Each Thursday for the next few weeks, Sponsel CPA Group will present The Deep Dive, a closer look at individual aspects of the new tax law and how they might affect you or your business.
The Tax Cuts and Jobs Act (TCJA) has made a number of favorable changes in the availability of expensing allowances for depreciable property. These include increasing the IRC Section 179 expensing limit; expanding bonus depreciation to include both new and used property; and allowing for 100% write off for the year the qualified property is placed in service.
More Favorable Bonus Depreciation Provisions
Under prior law, taxpayers were able to claim a 50% first-year bonus depreciation deduction for qualified new assets. In addition, used property did not previously qualify for bonus depreciation.
Under TCJA, bonus depreciation has been significantly improved. For qualified property placed in service after September 27, 2017 and before January 1, 2023, the first-year bonus depreciation percentage is increased to 100%. In addition, the 100% deduction is allowed for both new and used qualifying property. In later years, the bonus depreciation is scheduled to be reduced as follows:
- 80% for property placed in service in 2023;
- 60% for property placed in service in 2024;
- 40% for property placed in service in 2025;
- 20% for property placed in service in 2026;
Enhancement of Section 179 Deduction
When 100% bonus depreciation is not available, the Section 179 deduction can provide similar benefits. Permitted expensing, which allows a taxpayer to immediately deduct the cost of qualifying property, is increased to a maximum deduction of $1 million for property placed in service after 2017, and the phase-out threshold is increased to $2.5 million. For later tax years, both the $1 million and the $2.5 million amounts will be indexed for inflation.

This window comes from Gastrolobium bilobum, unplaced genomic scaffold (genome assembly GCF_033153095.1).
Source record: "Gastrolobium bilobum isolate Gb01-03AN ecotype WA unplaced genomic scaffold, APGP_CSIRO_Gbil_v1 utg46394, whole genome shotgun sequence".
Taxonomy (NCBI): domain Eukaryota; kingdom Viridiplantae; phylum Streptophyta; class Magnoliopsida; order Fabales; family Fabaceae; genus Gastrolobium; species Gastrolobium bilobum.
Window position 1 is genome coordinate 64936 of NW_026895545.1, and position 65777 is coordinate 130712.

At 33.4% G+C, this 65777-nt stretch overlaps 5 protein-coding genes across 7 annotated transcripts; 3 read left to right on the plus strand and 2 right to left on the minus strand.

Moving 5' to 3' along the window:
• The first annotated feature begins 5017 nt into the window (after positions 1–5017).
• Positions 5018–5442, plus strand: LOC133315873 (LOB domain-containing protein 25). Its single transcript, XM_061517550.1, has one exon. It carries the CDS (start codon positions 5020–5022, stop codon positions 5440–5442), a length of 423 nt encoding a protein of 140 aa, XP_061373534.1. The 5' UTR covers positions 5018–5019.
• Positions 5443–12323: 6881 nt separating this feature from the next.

The expense election has also been expanded to cover (1) certain depreciable tangible personal property used mostly to furnish lodging or in connection with furnishing lodging, and (2) the following improvements to nonresidential real property made after it was first placed in service: roofs; heating, ventilation and air-conditioning property; fire protection and alarm systems; security systems; and any other building improvements that aren’t elevators or escalators, don’t enlarge the building, and aren’t attributable to internal structural framework.
Depreciation of Qualified Improvement Property
Under the new law, “qualified improvement property” is depreciable using a 15-year recovery period and the straight-line method. Qualified improvement property is defined as any improvement to an interior portion of a building that is nonresidential real property placed in service after the building was first placed in service, except for any improvement for which the expenditure is attributable to (1) the enlargement of the building, (2) any elevator or escalator, or (3) the internal structural framework of the building.
The new law also eliminates the separate definitions of qualified leasehold improvement property, qualified restaurant property and qualified retail improvement property that were in place under prior law. Most significantly, the newly defined class is eligible for both bonus depreciation and Section 179 expensing.
If you have any questions about tax reform changes, please call Liz Belcher at (317) 613-7846 or email email@example.com.
Click here for detailed article on the “Pass-Through Income Deduction”
Click here for detailed article on “Changes to Fringe Benefit Rules for Employers”
Click here for summary of “Key Provisions Affecting Individual Taxpayers”
Click here for summary of “Key Provisions Affecting Business Taxpayers”